Conclusions

The purpose of the System Causability Scale is to provide a simple and rapid evaluation tool to measure the quality of an explanation interface (human–AI interface) or an explanation process itself. We were inspired by the System Usability Scale and the Framingham model which is often in use in daily routine. The limitations of the SCS is that Likert scales fall within the ordinal level of measurement, meaning that the response categories have a rank order. However, the intervals between values cannot be presumed equal (it is illegitimate to infer that the intensity of feeling between strongly disagree and disagree is equivalent to the intensity of feeling between other consecutive categories on the Likert scale). The legitimacy of assuming an interval scale for Likert-type categories is an important issue, because the appropriate descriptive and inferential statistics differ for ordinal and interval variables and if the wrong statistical technique is used, the researcher increases the chance of coming to the wrong conclusion [35]. We are convinced that our Systems Causability Scale is useful for the international machine learning research community. Currently we are working on an evaluation study with the application in the medical domain.

Notes

  1. 1.

    https://www.montrealdeclaration-responsibleai.com.

Abbreviations

AI:

Artificial intelligence

aML:

Automatic (or autonomous) machine learning

DL:

Deep learning

FRT:

Framingham Risk Tool

iML:

Interactive machine learning

ML:

Machine learning

SCS:

System Causability Scale

SUS:

System Usability Scale

References

  1. 1.

    Holzinger A, Langs G, Denk H, Zatloukal K, Mueller H (2019) Causability and explainability of AI in medicine. Wiley Interdiscip Rev Data Min Knowl Discov 9(4)

  2. 2.

    LeCun Y, Bengio Y, Hinton G (2015) Deep learning. Nature 521(7553):436–444

  3. 3.

    Hinton G, Deng L, Dong Y, Dahl GE, Mohamed A, Jaitly N, Senior A, Vanhoucke V, Nguyen P, Sainath TN, Kingsbury B (2012) Deep neural networks for acoustic modeling in speech recognition: the shared views of four research groups. IEEE Signal Process Mag 29(6):82–97

  4. 4.

    Silver D, Schrittwieser J, Simonyan K, Antonoglou I, Huang A, Guez A, Hubert T, Baker L, Lai M, Bolton A, Chen Y, Lillicrap T, Hui F, Sifre L, van den Driessche G, Graepel T, Hassabis D (2017) Mastering the game of go without human knowledge. Nature 550(7676):354–359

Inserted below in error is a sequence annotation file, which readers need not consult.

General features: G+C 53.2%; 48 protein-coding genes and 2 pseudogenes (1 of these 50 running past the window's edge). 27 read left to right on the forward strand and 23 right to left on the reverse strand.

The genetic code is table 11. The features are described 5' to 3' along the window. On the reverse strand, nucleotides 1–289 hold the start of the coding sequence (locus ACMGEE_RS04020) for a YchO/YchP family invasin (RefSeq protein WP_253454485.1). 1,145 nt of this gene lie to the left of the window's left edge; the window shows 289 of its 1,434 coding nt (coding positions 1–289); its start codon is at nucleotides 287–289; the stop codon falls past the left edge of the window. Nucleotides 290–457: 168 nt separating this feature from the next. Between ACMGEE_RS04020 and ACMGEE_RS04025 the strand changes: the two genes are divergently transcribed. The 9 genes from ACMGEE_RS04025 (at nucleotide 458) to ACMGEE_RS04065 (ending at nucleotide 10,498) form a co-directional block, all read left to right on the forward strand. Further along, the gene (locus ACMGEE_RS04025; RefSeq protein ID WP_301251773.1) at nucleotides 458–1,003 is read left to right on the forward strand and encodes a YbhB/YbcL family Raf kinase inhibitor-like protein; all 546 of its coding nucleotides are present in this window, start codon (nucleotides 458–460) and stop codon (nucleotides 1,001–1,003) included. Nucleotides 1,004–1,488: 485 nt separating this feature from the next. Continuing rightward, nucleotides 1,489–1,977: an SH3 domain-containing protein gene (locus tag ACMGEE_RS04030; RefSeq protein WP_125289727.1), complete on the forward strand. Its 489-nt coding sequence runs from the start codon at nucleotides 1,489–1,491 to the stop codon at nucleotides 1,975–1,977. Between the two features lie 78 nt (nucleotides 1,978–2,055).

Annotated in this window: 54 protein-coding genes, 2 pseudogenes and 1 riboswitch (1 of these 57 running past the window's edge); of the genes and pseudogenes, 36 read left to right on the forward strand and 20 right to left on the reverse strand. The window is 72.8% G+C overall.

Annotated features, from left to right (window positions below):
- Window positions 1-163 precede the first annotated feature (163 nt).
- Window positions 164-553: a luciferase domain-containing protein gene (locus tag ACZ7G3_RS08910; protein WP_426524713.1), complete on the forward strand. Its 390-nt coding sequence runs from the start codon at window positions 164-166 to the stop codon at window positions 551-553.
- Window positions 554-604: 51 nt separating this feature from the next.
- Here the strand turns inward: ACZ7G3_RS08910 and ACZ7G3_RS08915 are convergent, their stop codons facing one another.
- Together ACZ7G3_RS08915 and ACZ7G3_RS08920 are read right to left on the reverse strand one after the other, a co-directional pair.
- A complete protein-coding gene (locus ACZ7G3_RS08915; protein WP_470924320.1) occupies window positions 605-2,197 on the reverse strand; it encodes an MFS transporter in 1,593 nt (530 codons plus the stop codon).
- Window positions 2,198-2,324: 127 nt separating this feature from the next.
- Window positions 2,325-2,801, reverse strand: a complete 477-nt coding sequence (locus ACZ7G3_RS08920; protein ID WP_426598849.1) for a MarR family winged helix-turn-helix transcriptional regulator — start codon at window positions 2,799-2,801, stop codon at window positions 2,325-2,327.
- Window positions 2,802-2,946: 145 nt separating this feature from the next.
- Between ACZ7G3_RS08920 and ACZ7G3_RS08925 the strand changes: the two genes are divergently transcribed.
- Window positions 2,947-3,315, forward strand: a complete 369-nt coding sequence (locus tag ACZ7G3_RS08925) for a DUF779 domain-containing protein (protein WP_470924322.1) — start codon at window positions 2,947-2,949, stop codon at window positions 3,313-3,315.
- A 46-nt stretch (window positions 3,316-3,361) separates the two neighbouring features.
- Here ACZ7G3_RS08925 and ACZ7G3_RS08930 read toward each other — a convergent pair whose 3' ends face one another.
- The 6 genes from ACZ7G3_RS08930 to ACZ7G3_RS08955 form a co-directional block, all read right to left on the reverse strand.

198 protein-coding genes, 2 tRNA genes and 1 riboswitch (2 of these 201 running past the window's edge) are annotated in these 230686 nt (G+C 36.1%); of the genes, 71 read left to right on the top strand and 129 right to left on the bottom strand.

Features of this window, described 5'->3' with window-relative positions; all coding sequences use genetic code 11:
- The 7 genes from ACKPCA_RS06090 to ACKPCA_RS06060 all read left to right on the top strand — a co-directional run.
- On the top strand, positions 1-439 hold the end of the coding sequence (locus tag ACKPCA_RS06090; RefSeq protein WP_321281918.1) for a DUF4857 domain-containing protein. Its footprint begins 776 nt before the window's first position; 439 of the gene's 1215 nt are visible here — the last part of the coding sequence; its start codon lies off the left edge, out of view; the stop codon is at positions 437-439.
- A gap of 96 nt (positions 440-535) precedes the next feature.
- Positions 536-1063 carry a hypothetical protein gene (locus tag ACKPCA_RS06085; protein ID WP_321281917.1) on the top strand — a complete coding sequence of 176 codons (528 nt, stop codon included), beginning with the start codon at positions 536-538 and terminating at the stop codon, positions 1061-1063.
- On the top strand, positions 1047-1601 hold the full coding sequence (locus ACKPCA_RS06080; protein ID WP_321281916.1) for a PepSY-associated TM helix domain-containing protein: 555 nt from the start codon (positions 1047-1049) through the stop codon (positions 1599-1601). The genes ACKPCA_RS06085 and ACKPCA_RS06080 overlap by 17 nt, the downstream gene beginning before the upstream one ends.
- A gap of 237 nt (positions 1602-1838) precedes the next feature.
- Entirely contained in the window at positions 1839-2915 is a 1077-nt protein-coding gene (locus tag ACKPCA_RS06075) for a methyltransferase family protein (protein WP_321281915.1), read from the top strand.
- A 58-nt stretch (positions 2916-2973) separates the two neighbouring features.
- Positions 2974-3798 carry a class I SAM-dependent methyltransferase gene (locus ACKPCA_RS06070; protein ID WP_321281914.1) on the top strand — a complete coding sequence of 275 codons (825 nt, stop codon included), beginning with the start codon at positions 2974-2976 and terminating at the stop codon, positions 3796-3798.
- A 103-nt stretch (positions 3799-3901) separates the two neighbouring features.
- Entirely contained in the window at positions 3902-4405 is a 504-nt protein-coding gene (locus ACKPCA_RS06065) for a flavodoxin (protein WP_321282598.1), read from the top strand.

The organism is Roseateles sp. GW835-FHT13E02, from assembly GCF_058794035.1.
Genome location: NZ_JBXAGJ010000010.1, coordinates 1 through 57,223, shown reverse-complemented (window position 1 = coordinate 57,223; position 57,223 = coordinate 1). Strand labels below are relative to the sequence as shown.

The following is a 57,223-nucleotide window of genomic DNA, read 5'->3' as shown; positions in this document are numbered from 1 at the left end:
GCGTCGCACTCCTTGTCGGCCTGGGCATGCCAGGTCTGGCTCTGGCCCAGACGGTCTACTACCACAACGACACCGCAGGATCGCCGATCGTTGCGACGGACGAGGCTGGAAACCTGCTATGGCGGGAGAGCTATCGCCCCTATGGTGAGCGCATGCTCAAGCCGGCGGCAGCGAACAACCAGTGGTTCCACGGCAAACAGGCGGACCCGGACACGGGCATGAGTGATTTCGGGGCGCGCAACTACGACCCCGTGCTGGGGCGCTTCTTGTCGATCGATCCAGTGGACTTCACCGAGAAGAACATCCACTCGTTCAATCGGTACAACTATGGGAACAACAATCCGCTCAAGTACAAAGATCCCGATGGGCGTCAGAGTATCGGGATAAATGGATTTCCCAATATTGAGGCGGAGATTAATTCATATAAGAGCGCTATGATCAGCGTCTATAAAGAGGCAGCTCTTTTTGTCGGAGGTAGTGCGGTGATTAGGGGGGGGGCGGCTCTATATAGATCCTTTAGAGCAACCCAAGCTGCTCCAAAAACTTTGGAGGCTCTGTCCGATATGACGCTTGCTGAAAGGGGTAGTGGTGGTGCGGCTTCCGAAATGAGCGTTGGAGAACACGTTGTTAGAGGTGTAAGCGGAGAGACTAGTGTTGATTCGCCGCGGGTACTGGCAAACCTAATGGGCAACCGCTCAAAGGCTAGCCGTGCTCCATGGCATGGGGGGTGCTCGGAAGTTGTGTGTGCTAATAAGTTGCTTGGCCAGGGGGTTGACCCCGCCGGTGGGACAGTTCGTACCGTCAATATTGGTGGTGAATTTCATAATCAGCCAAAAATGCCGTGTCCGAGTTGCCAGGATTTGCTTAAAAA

5. 5.

    Richards N, Moriarty DE, Miikkulainen R (1998) Evolving neural networks to play go. Appl Intell 8(1):85–96

  6. 6.

    Esteva A, Kuprel B, Novoa RA, Ko J, Swetter SM, Blau HM, Thrun S (2017) Dermatologist-level classification of skin cancer with deep neural networks. Nature 542(7639):115–118

  7. 7.

    Setio AAA, Traverso A, De Bel T, Berens MSN, van den Bogaard C, Cerello P, Chen H, Dou Q, Fantacci ME, Geurts B (2017) Validation, comparison, and combination of algorithms for automatic detection of pulmonary nodules in computed tomography images: the LUNA16 challenge. Med Image Anal 42:1–13

  8. 8.

    Ghafoorian M, Karssemeijer N, Heskes T, van Uden IWM, Sanchez CI, Litjens G, de Leeuw F-E, van Ginneken B, Marchiori E, Platel B (2017) Location sensitive deep convolutional neural networks for segmentation of white matter hyperintensities. Sci Rep 7(1):5110

  9. 9.

    Litjens G, Kooi T, Bejnordi BE, Setio AAA, Ciompi F, Ghafoorian M, van der Laak JAWM, van Ginneken B, Snchez CI (2017) A survey on deep learning in medical image analysis. Med Image Anal 42:60–88

  10. 10.

    Wiens J, Saria S, Sendak M, Ghassemi M, Liu VX, Doshi-Velez F, Jung K, Heller K, Kale D, Saeed M, Ossorio PN, Thadaney-Israni S, Goldenberg A (2019) Do no harm: a roadmap for responsible machine learning for health care. Nat Med 25(9):1337–1340

  11. 11.

    Carrington AM (2018) Kernel methods and measures for classification with transparency, interpretability and accuracy in health care. PhD thesis, The University of Waterloo

  12. 12.

    Bologna G, Hayashi Y (2017) Characterization of symbolic rules embedded in deep dimlp networks: a challenge to transparency of deep learning. J Artif Intell Soft Comput Res 7(4):265–286

  13. 13.

    Holzinger A (2016) Interactive machine learning for health informatics: when do we need the human-in-the-loop? Brain Inform 3(2):119–131

  14. 14.

    Valdez AC, Ziefle M, Verbert K, Felfernig A, Andreas H (2016) Recommender systems for health informatics: state-of-the-art and future perspectives. In: Andreas H (ed) Machine learning for health informatics, vol 9605. Lecture Notes in Artificial Intelligence LNAI. Springer, Berlin, pp 391–414

  15. 15.

    Teso S, Kersting K (2019) Explanatory interactive machine learning. In: AIES19 Proceedings of the 2019 AAAI/ACM conference on AI, ethics, and society. AAAI

  16. 16.

    Holzinger A, Plass M, Kickmeier-Rust M, Holzinger K, Crian GC, Pintea C-M, Palade V (2019) Interactive machine learning: experimental evidence for the human in the algorithmic loop. Appl Intell 49(7):2401–2414

  17. 17.

    Holzinger A, Kickmeier-Rust M, Müller H (2019) Kandinsky patterns as IQ-test for machine learning. In International cross-domain conference for machine learning and knowledge extraction, Lecture Notes in Computer Science LNCS 11713. Springer, pp 1–14